The MIC Cult, by Laurie Calhoun

There is a cult, impervious to mountains of evidence to the contrary, that believes all of America’s wars are virtuous and just. From Laurie Calhoun at

One of the most fascinating features of religious cults is that their tenets are impervious to empirical refutation, or even disconfirmation. Every apparent exception to the reigning narrative, every refractory datum, has a ready explanation compatible with the story already believed by the cult members. The teachings are in effect metaphysical, which is why the group is able to continue to recite what they regard as “the gospel” no matter what transpires.

Conceptually trapped within a fantasy world of their leader’s creation, the acolytes have been indoctrinated to believe that their leader is special and has privileged access to the truth. So devoted are his loyal followers that when the cult leader claims that he will effect a miracle, but this does not come to pass, they piously respond that they have not been faithful enough. The failure of the leader to do what he claimed he would do is taken to demonstrate not that he is a shyster or a fraud, but that he has not been adequately supported by the members of the group.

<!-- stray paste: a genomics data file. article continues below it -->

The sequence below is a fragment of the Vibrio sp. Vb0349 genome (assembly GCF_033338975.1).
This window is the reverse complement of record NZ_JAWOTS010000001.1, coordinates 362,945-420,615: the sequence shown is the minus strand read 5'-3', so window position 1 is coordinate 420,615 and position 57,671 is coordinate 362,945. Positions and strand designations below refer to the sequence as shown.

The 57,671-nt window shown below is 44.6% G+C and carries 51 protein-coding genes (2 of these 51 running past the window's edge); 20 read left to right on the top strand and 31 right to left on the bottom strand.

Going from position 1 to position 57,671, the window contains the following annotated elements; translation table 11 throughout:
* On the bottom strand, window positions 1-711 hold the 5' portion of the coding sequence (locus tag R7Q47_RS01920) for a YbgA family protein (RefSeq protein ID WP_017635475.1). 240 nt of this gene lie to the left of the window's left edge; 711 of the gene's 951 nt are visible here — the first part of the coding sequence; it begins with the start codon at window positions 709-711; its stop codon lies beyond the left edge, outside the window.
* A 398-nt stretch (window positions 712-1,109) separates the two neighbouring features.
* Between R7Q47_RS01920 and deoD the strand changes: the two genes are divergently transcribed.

Accordingly, the cult members step up their proselytizing efforts and go out on street corners to sell flowers to bring in even more funds for their exalted leader. To outsiders this may seem utterly absurd, but to the members of the cult, it makes perfect sense. Strongly reinforcing their beliefs is the fact that everyone around them agrees. When an outsider approaches with the news that the group members have been conned and are laboring in a state of total delusion, they balk and spurn what they take to be the benighted critic. If he dares to persist in challenging their worldview, then they may label him either evil or insane.

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